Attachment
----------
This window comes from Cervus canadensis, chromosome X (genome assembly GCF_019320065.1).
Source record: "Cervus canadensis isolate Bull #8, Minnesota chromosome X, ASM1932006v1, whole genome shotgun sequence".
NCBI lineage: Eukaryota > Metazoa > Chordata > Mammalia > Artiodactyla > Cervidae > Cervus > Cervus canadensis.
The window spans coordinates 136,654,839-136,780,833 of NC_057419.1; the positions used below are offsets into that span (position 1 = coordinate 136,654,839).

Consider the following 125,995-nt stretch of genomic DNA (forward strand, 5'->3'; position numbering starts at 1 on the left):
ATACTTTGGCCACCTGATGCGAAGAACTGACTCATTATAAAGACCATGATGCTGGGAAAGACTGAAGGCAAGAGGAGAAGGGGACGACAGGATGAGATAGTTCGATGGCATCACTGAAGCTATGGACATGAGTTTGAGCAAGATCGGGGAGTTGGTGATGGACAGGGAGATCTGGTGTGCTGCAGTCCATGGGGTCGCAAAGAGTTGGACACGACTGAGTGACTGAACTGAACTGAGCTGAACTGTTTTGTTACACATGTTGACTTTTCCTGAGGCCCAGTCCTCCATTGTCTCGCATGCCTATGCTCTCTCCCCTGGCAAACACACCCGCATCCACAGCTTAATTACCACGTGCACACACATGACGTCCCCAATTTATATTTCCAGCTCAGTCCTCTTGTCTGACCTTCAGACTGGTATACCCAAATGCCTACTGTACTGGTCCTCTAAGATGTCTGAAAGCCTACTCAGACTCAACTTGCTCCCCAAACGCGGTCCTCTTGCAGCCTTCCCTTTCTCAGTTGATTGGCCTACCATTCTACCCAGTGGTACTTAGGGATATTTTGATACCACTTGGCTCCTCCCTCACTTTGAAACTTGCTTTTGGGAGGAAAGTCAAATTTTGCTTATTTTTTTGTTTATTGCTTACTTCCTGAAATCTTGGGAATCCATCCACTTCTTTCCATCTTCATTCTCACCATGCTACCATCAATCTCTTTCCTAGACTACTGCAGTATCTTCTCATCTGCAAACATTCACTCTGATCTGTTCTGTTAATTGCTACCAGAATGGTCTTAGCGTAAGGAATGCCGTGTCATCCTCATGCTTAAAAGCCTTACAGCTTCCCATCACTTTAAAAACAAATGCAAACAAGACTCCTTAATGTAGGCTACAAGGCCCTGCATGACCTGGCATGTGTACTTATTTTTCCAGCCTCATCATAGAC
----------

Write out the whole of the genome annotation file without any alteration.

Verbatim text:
This window comes from Cervus canadensis, chromosome X (genome assembly GCF_019320065.1).
Source record: "Cervus canadensis isolate Bull #8, Minnesota chromosome X, ASM1932006v1, whole genome shotgun sequence".
NCBI lineage: Eukaryota > Metazoa > Chordata > Mammalia > Artiodactyla > Cervidae > Cervus > Cervus canadensis.
The window spans coordinates 136,654,839-136,780,833 of NC_057419.1; the positions used below are offsets into that span (position 1 = coordinate 136,654,839).

Consider the following 125,995-nt stretch of genomic DNA (forward strand, 5'->3'; position numbering starts at 1 on the left):
ATACTTTGGCCACCTGATGCGAAGAACTGACTCATTATAAAGACCATGATGCTGGGAAAGACTGAAGGCAAGAGGAGAAGGGGACGACAGGATGAGATAGTTCGATGGCATCACTGAAGCTATGGACATGAGTTTGAGCAAGATCGGGGAGTTGGTGATGGACAGGGAGATCTGGTGTGCTGCAGTCCATGGGGTCGCAAAGAGTTGGACACGACTGAGTGACTGAACTGAACTGAGCTGAACTGTTTTGTTACACATGTTGACTTTTCCTGAGGCCCAGTCCTCCATTGTCTCGCATGCCTATGCTCTCTCCCCTGGCAAACACACCCGCATCCACAGCTTAATTACCACGTGCACACACATGACGTCCCCAATTTATATTTCCAGCTCAGTCCTCTTGTCTGACCTTCAGACTGGTATACCCAAATGCCTACTGTACTGGTCCTCTAAGATGTCTGAAAGCCTACTCAGACTCAACTTGCTCCCCAAACGCGGTCCTCTTGCAGCCTTCCCTTTCTCAGTTGATTGGCCTACCATTCTACCCAGTGGTACTTAGGGATATTTTGATACCACTTGGCTCCTCCCTCACTTTGAAACTTGCTTTTGGGAGGAAAGTCAAATTTTGCTTATTTTTTTGTTTATTGCTTACTTCCTGAAATCTTGGGAATCCATCCACTTCTTTCCATCTTCATTCTCACCATGCTACCATCAATCTCTTTCCTAGACTACTGCAGTATCTTCTCATCTGCAAACATTCACTCTGATCTGTTCTGTTAATTGCTACCAGAATGGTCTTAGCGTAAGGAATGCCGTGTCATCCTCATGCTTAAAAGCCTTACAGCTTCCCATCACTTTAAAAACAAATGCAAACAAGACTCCTTAATGTAGGCTACAAGGCCCTGCATGACCTGGCATGTGTACTTATTTTTCCAGCCTCATCATAGAC